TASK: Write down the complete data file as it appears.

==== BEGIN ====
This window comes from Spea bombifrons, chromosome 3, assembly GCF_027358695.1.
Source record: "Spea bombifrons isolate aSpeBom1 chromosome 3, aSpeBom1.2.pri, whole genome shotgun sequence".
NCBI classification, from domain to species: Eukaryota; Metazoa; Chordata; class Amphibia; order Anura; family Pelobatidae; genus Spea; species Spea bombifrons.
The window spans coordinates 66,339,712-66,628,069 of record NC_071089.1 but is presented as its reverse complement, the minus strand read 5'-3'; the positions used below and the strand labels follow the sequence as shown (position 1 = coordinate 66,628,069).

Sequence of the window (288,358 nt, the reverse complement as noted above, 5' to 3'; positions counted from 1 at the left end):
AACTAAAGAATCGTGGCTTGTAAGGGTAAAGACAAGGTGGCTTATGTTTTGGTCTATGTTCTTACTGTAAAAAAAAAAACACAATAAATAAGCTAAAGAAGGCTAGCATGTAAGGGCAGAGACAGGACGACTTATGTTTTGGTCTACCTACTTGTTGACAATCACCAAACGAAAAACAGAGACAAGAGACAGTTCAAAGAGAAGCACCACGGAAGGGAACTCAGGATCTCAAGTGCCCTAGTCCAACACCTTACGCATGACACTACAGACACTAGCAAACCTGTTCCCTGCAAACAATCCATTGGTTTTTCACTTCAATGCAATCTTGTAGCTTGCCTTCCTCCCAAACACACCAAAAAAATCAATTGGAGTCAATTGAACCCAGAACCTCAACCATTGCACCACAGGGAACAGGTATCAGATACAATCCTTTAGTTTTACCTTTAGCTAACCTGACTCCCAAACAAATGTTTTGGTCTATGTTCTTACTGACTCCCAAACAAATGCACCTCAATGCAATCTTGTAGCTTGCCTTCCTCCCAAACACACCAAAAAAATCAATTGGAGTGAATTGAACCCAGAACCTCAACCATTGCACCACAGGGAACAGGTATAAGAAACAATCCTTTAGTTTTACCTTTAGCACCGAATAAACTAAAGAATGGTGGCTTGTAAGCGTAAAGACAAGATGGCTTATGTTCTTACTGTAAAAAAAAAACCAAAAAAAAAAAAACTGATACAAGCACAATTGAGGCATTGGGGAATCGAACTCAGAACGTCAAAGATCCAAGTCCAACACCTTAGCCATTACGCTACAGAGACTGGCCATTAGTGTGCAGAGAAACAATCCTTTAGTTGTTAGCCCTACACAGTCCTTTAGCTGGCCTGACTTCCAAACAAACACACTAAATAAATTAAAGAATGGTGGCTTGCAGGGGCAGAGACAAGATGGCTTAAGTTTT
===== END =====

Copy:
This window comes from Spea bombifrons, chromosome 3, assembly GCF_027358695.1.
Source record: "Spea bombifrons isolate aSpeBom1 chromosome 3, aSpeBom1.2.pri, whole genome shotgun sequence".
NCBI classification, from domain to species: Eukaryota; Metazoa; Chordata; class Amphibia; order Anura; family Pelobatidae; genus Spea; species Spea bombifrons.
The window spans coordinates 66,339,712-66,628,069 of record NC_071089.1 but is presented as its reverse complement, the minus strand read 5'-3'; the positions used below and the strand labels follow the sequence as shown (position 1 = coordinate 66,628,069).

Sequence of the window (288,358 nt, the reverse complement as noted above, 5' to 3'; positions counted from 1 at the left end):
AACTAAAGAATCGTGGCTTGTAAGGGTAAAGACAAGGTGGCTTATGTTTTGGTCTATGTTCTTACTGTAAAAAAAAAAACACAATAAATAAGCTAAAGAAGGCTAGCATGTAAGGGCAGAGACAGGACGACTTATGTTTTGGTCTACCTACTTGTTGACAATCACCAAACGAAAAACAGAGACAAGAGACAGTTCAAAGAGAAGCACCACGGAAGGGAACTCAGGATCTCAAGTGCCCTAGTCCAACACCTTACGCATGACACTACAGACACTAGCAAACCTGTTCCCTGCAAACAATCCATTGGTTTTTCACTTCAATGCAATCTTGTAGCTTGCCTTCCTCCCAAACACACCAAAAAAATCAATTGGAGTCAATTGAACCCAGAACCTCAACCATTGCACCACAGGGAACAGGTATCAGATACAATCCTTTAGTTTTACCTTTAGCTAACCTGACTCCCAAACAAATGTTTTGGTCTATGTTCTTACTGACTCCCAAACAAATGCACCTCAATGCAATCTTGTAGCTTGCCTTCCTCCCAAACACACCAAAAAAATCAATTGGAGTGAATTGAACCCAGAACCTCAACCATTGCACCACAGGGAACAGGTATAAGAAACAATCCTTTAGTTTTACCTTTAGCACCGAATAAACTAAAGAATGGTGGCTTGTAAGCGTAAAGACAAGATGGCTTATGTTCTTACTGTAAAAAAAAAACCAAAAAAAAAAAAACTGATACAAGCACAATTGAGGCATTGGGGAATCGAACTCAGAACGTCAAAGATCCAAGTCCAACACCTTAGCCATTACGCTACAGAGACTGGCCATTAGTGTGCAGAGAAACAATCCTTTAGTTGTTAGCCCTACACAGTCCTTTAGCTGGCCTGACTTCCAAACAAACACACTAAATAAATTAAAGAATGGTGGCTTGCAGGGGCAGAGACAAGATGGCTTAAGTTTT